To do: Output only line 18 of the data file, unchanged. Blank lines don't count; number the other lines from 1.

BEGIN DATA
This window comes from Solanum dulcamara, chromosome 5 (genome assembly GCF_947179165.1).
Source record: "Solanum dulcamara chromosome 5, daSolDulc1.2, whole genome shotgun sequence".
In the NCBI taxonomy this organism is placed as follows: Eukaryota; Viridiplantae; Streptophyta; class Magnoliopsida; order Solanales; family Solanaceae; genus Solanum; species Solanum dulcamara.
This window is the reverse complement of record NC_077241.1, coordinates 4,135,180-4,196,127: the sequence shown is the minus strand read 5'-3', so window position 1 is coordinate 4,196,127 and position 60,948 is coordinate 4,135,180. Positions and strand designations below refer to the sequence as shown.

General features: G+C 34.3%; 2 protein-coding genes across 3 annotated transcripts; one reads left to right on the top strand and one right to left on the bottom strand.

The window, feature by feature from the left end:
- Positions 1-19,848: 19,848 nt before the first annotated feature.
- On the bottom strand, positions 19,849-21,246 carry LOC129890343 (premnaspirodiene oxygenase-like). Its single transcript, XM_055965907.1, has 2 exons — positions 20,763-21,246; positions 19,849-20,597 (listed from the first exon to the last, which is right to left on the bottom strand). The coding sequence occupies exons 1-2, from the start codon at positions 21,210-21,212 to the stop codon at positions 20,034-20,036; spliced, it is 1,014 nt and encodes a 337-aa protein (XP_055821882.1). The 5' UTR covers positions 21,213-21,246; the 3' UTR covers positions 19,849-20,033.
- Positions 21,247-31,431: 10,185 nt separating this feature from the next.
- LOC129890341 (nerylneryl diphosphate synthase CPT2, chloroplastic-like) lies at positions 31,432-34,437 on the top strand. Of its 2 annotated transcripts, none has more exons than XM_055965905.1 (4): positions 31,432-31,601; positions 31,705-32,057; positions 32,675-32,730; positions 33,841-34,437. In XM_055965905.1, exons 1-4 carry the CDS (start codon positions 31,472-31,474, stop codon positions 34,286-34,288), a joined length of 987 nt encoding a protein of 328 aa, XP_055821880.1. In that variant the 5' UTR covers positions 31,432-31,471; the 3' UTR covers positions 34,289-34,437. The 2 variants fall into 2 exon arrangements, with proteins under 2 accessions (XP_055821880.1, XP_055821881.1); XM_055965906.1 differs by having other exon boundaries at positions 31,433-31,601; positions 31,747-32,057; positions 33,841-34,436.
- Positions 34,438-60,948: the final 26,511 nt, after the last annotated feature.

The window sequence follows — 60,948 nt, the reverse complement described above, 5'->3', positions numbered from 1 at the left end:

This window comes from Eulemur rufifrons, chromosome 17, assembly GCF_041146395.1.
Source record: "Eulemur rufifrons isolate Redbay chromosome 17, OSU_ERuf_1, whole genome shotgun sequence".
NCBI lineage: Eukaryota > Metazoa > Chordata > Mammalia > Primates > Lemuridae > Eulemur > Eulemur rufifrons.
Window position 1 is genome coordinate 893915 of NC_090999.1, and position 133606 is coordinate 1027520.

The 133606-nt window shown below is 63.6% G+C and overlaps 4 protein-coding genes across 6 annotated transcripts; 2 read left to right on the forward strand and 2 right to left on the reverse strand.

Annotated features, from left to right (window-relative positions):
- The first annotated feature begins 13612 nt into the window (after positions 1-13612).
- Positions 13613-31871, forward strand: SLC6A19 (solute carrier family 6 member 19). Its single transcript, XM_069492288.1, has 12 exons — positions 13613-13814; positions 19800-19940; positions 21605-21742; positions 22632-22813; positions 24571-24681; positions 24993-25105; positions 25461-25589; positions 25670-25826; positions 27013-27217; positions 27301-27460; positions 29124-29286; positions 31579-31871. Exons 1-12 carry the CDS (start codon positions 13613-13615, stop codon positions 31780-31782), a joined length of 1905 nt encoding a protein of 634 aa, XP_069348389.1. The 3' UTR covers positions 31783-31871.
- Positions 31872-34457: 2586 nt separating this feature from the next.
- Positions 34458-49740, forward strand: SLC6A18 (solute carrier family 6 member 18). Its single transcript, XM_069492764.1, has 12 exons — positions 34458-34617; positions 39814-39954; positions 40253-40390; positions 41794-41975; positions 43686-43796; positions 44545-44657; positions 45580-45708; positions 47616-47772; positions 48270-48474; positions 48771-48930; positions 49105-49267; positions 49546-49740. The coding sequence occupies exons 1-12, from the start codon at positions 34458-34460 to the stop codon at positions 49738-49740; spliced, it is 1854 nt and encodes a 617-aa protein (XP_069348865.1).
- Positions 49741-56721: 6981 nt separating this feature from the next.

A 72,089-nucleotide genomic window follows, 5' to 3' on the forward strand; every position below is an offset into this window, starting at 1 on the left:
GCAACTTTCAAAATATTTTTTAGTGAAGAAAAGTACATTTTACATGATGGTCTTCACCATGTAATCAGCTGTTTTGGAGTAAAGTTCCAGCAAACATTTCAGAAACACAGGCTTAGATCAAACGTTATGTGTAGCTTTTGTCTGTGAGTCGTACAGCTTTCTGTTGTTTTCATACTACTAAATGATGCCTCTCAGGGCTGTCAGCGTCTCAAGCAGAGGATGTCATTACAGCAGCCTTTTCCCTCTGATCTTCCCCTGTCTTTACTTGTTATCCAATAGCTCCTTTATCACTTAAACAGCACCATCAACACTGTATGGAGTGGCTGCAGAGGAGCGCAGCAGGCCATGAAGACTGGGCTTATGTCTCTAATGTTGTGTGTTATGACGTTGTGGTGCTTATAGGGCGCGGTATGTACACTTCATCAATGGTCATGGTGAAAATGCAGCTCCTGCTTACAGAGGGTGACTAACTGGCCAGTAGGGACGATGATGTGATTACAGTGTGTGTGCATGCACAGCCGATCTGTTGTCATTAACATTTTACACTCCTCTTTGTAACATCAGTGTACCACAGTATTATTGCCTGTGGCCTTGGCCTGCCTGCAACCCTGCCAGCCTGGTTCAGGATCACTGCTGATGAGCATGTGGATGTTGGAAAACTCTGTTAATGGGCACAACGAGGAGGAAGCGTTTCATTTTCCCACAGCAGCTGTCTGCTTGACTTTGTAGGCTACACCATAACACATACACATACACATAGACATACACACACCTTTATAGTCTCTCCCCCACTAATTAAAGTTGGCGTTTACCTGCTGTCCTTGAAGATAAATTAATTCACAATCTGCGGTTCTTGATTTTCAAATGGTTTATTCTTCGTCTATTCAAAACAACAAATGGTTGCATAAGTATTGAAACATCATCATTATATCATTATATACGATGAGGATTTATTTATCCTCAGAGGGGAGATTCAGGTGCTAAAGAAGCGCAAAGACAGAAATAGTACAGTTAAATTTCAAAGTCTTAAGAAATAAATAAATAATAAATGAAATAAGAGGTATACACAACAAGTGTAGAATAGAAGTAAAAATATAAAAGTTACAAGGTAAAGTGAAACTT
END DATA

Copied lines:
Annotated features, from left to right (window-relative positions):